# Index Laws for Monoids/Product of Indices

## Theorem

Let $\struct {S, \circ}$ be a monoid whose identity is $e_S$.

Let $a \in S$ be invertible for $\circ$.

Let $n \in \N$.

Let $a^n = \map {\circ^n} a$ be defined as the power of an element of a monoid:

$a^n = \begin{cases} e_S : & n = 0 \\ a^x \circ a : & n = x + 1 \end{cases}$

that is:

$a^n = \underbrace {a \circ a \circ \cdots \circ a}_{n \text { instances} } = \map {\circ^n} a$

Also, for each $n \in \N$ we can define:

$a^{-n} = \paren {a^{-1} }^n$

Then:

$\forall m, n \in \Z: a^{n m} = \paren {a^m}^n = \paren {a^n}^m$

## Proof

Let $m \in \N, c = a^m, d = \left({a^{-1}}\right)^m$.

We define the mapping $g_c: \Z \to S$ as:

$\forall n \in \Z: g_c \left({n}\right) = \circ^n \left({c}\right)$

as defined in the proof of the Index Law for Sum of Indices.

Let $h: \Z \to \Z$ be the mapping defined as:

$\forall z \in \Z: h \left({z}\right) = z m$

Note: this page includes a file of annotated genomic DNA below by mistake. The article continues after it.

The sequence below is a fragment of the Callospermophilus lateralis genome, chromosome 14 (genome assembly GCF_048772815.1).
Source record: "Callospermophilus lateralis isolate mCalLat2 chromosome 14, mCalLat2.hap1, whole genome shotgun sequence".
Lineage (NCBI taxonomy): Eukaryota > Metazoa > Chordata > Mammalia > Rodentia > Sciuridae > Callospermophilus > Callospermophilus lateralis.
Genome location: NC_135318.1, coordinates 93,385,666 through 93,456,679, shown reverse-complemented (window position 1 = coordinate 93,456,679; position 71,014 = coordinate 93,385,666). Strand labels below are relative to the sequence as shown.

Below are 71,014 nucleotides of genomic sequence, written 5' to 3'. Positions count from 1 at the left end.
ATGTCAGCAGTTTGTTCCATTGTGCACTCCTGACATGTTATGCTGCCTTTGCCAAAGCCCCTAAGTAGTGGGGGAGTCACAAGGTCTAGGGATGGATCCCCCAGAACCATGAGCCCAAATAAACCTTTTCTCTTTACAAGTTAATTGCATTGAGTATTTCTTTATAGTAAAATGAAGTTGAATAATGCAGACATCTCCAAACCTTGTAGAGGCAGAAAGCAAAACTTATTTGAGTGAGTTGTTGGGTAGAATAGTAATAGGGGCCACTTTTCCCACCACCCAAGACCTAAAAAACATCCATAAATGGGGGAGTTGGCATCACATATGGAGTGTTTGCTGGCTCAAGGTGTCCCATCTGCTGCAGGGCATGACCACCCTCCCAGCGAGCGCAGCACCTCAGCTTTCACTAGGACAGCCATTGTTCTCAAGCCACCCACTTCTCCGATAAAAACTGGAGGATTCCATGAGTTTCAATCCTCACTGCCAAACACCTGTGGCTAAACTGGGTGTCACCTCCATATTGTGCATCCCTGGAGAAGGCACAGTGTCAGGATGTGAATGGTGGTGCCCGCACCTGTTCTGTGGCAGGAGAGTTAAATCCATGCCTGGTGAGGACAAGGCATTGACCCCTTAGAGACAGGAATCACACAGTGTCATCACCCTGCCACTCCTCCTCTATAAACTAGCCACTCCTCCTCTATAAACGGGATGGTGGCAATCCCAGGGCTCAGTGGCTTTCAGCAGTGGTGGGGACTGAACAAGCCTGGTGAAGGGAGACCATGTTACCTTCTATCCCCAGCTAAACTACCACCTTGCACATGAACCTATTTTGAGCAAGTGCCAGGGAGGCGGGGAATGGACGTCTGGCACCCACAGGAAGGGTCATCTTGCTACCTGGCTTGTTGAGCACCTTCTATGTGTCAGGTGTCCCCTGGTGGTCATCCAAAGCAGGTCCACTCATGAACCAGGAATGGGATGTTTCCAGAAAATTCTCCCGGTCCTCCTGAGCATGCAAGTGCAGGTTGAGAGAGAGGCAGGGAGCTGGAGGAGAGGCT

Then:

 $\displaystyle a^{n m}$ $=$ $\displaystyle \left({g_a \circ h}\right) \left({n}\right)$ $\displaystyle \left({a^m}\right)^n$ $=$ $\displaystyle g_c \left({n}\right)$

By Index Law for Sum of Indices and Index Laws for Semigroup: Product of Indices, $g_a \circ h$ and $g_c$ are homomorphisms from $\Z$ to $S$ which coincide on $\N$.

So by the Extension Theorem for Homomorphisms, $g_a \circ h = g_c$.

Therefore:

$\forall n \in \Z, m \in \N: a^{n m} = \left({a^m}\right)^n$

Also:

 $\displaystyle a^{n \left({-m}\right)}$ $=$ $\displaystyle a^{-\left({n m}\right)}$ $\displaystyle$ $=$ $\displaystyle \left({a^{-1} }\right)^{n m}$ $\displaystyle$ $=$ $\displaystyle \left({g_{a^{-1} } \circ h}\right) \left({n}\right)$

and

 $\displaystyle \left({a^{-m} }\right)^n$ $=$ $\displaystyle \left({\left({a^{-1} }\right)^m}\right)^n$ $\displaystyle$ $=$ $\displaystyle g_d \left({n}\right)$

So, by the same reasoning as before, $g_{a^{-1}} \circ h = g_d$.

Therefore:

$\forall n \in \Z, m \in \N: a^{n \left({-m}\right)} = \left({a^{-m}}\right)^n$

Thus:

$\forall n, m \in \Z: a^{n m} = \left({a^m}\right)^n$

As $n m = m n$, the result follows.

$\blacksquare$